Knowing what you don’t know

Engaging in any sort of research can be daunting. It is humbling to realize how little I know about the world. After three advanced theological degrees, it’s even more humbling to realize how little I really know about the Bible. But, as D.L. Moody said:

“My friends, the men who have studied the Bible for fifty years—the wise men and the scholars, the great theologians—have never got down to the depths of it yet. There are truths there that the Church of God has been searching out for the last eighteen hundred years, but no man has fathomed the depths of that ever-living stream.”

While I don’t think we will ever know everything about the Bible (and certainly not about God), I don’t think that means we can quit trying to pursue a fuller understanding of God and his word. Christians aren’t the only group that deals with “knowledge debt.” Speaking about the challenges associated with technology, for instance, Amir Rachum notes,

“Knowledge debt is like financial debt. It’s a tool—you need to use it wisely to make a profit.” 

After reading Rachum’s “Knowledge Debt”, I was surprised to see how few references to the concept are available on the web. The idea is relatively simple: as finite people with a finite capacity, we often have to decide to move forward knowing that we don’t have all the information we might want or need for the long term. As Rachum says,

“You should, intentionally and tactically, decide which piece of information you can do without, for now. But you should also, intentionally and strategically, decide when to pay back that debt.”

While Rachum applies this concept to the world of technology, it seems to me that the concept of knowledge debt could be invaluable to the church. Here’s what I mean: I have been involved in a number of different conversations about discipleship, education, the church, and how we might understand the coronavirus. As I’ve participated in these conversations, I’ve been struck by how often I and others defaulted to “standard” answers. To put it in terms of debt, we seem content to continue spending on credit while our knowledge debt continues to grow. 

It is hard to ask new questions that require fresh thinking and different answers. In some ways, it’s threatening. The further we go without the pieces of information we decided we could do without at some point in time, the more difficult it becomes to circle back and pick them up. It’s a little scary to risk what we have by backtracking to learn new information that might require us to change. 

One of the areas I’ve been most challenged by has been the field of ecclesiology (the study of the church). I’ve spent hours reading and thinking about what it means to be people of the book and the body. That study has required me to change the way I behave, the way I think about decisions, and the way I approach ministry. I had a knowledge debt that I’ve been repaying over the last year and half. I am happy to have done it.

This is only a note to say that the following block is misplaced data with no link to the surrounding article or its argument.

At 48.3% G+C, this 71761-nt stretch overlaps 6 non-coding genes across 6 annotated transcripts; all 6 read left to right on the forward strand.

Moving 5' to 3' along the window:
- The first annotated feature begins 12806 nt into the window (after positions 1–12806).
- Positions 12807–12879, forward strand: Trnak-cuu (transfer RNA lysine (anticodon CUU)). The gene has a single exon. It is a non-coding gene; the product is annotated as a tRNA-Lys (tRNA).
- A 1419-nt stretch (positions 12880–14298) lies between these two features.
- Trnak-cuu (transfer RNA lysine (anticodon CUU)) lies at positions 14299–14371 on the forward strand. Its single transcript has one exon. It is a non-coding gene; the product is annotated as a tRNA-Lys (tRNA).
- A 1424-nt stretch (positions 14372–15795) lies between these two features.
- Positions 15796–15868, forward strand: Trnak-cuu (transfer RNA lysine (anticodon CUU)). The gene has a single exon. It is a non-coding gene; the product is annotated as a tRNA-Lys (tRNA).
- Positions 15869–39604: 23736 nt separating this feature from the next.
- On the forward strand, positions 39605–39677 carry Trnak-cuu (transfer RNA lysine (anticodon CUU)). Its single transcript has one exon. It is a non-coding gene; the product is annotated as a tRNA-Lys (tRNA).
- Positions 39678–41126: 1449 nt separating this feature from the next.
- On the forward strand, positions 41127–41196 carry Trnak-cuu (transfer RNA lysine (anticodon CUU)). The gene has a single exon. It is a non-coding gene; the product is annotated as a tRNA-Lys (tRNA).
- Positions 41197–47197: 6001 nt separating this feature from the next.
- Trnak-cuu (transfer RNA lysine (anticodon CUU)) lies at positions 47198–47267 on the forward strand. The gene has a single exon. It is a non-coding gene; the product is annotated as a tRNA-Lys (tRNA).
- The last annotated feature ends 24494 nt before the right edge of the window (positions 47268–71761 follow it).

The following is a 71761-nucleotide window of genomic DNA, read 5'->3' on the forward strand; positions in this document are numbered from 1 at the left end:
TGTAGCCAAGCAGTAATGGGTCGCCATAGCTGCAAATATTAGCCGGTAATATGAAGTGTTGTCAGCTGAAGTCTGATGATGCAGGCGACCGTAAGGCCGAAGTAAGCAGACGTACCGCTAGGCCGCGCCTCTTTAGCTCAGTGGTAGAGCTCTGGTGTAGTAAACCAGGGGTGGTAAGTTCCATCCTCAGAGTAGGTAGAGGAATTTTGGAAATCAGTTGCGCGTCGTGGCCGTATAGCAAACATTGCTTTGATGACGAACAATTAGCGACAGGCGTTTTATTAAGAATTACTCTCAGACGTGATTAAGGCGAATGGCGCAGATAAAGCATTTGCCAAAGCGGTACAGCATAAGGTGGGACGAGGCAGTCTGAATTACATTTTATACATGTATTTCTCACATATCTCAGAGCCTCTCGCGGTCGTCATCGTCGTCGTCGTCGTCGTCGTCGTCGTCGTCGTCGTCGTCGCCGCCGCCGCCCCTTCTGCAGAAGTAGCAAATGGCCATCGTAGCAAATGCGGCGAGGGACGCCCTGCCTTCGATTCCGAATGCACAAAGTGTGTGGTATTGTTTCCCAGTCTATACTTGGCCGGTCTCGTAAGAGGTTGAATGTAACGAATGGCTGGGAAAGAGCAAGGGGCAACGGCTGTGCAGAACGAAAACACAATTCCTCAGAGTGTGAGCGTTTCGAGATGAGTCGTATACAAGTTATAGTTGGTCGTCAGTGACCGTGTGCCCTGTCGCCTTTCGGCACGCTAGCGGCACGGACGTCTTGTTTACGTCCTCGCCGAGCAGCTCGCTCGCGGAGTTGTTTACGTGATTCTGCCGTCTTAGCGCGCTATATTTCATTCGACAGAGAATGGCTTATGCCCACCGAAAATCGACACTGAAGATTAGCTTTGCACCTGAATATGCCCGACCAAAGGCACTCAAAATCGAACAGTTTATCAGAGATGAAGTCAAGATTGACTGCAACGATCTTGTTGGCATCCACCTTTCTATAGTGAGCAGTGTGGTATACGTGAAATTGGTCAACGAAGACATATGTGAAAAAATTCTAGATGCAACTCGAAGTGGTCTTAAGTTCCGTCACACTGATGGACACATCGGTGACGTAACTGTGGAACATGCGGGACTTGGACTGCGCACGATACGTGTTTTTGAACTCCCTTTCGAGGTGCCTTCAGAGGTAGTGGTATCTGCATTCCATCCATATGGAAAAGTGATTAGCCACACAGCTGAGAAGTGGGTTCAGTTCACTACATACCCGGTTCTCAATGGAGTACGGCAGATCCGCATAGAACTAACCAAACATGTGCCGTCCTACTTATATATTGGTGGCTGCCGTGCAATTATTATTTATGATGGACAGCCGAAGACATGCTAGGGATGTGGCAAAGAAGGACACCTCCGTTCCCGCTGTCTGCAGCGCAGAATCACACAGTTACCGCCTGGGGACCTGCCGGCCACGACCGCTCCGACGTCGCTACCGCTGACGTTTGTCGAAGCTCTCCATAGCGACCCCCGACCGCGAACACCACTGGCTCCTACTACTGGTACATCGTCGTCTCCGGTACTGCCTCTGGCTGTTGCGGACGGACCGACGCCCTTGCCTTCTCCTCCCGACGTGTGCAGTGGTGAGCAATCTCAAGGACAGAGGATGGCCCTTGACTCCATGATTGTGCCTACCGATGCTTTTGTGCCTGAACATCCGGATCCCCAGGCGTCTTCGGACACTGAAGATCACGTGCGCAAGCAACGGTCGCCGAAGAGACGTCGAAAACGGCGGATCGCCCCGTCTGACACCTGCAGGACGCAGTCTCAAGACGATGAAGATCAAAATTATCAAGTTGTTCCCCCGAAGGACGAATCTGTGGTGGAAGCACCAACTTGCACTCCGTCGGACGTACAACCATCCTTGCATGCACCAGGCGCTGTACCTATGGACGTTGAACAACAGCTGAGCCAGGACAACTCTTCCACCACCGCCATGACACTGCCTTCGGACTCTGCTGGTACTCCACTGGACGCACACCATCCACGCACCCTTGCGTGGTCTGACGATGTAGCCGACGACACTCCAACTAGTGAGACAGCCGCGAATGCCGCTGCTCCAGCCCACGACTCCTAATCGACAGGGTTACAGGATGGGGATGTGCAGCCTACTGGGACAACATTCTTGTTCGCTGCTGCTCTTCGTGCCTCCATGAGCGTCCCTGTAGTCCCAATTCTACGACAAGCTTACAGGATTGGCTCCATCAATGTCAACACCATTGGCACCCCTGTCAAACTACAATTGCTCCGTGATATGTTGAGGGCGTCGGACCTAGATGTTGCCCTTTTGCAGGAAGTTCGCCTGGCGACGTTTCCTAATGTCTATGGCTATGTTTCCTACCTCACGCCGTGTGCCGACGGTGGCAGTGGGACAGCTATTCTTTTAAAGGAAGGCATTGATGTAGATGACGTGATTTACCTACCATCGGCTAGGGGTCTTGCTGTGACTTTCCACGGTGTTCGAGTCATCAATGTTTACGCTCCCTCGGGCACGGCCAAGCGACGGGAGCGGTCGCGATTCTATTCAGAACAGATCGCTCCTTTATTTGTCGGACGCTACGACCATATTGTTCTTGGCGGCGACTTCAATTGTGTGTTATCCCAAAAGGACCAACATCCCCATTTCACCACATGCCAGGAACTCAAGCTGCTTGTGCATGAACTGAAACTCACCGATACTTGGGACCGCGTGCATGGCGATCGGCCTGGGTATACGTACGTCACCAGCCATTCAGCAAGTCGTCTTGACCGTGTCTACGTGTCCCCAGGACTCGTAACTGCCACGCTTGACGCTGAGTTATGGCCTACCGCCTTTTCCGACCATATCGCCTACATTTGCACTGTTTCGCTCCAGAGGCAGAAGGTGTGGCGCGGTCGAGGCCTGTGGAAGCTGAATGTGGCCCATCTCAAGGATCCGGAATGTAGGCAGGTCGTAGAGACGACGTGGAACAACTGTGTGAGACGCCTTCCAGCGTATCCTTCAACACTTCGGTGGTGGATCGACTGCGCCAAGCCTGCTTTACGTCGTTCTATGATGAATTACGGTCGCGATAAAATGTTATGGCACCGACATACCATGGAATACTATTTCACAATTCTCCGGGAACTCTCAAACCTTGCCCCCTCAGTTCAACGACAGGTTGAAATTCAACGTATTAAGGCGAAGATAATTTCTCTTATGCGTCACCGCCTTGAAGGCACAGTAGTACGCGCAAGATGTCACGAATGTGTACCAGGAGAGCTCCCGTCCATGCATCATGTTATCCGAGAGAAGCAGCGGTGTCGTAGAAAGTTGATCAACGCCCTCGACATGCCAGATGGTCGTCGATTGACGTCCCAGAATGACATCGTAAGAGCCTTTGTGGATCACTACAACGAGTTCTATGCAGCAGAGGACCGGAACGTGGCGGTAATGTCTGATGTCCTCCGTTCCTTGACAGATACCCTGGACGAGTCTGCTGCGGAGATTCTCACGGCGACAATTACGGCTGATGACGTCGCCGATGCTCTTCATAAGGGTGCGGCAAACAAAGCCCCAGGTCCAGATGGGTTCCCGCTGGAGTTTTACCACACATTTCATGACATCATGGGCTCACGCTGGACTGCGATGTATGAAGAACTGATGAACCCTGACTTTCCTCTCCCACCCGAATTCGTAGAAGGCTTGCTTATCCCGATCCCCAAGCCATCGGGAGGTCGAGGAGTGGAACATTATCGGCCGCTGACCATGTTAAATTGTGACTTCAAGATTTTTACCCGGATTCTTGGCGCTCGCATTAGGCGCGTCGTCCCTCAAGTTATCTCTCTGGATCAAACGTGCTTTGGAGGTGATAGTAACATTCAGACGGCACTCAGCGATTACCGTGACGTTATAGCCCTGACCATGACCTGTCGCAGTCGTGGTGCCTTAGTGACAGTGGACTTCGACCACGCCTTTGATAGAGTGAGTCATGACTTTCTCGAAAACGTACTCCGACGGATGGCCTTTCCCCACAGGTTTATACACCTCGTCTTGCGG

Here are some of the lessons I’ve learned as I’ve taken time to repay my knowledge debt: 

God wasn’t who I thought he was … He was more.

The greatest insight I’ve been able to glean from the time I’ve spent paying off a part of my knowledge debt is that there is more to God than I thought. 

Not everyone is ready to pay off their knowledge debt. 

Just because I decided to pay off a portion of my knowledge debt doesn’t mean everyone has to. That has been hard. I’ve written a fair amount about the media and concepts like terrible simplification (like this piece on “cleaning our cupboards” of content that isn’t helping us to think theologically). It seems to me that in addition to watching what we consume, we need to consider our knowledge debt and be intentional about paying it off. 

My knowledge debt is bigger than I thought.

To some degree, this wasn’t a new revelation. Reading books with thousands of footnotes is generally a good reminder that you have much more to learn. That said, through this process, I’ve realized that there are other areas where I have knowledge debts. I’m taking some time to re-triage my accounts and determine how to go about paying off my debts in other areas.

Knowledge debts limit our ability to think well about God, ourselves, and the world around us.

The knowledge we leave behind can’t help us as we navigate the world around us. While accumulating some sort of knowledge debt is, as Rachum notes, necessary, refusing to pay back that debt will leave us without important resources to grow in the way we understand God, ourselves, and the word around us. Worse, if we deny that we have a knowledge debt, we can become too dogmatic and close ourselves off to new ways of thinking. 

According to Rachum, knowledge debts are inevitable. We can either use that debt wisely and profit or allow it to continue building until we are buried by everything that we don’t know. Simply gaining knowledge, however, is not the goal. Knowledge without discipleship is dangerous. Instead, at the very least, the goal is to offer faithful testimony about God to the world around us. As I wrote in Thinking Christian, for Christians to offer such testimony, 

We have to think deeply about the way we use language and participate in discourse so that we convey what is actually there … the theological reality … with our language.

JAMES SPENCER, PHD is President the D.L. Moody Center, an independent non-profit organization based in Northfield, MA, and author of Useful to God: Eight Lessons from the Life of D. L. Moody and Thinking Christian: Essays on Testimony, Accountability, and the Christian Mind

Photo credit: Tirachard Kumtanom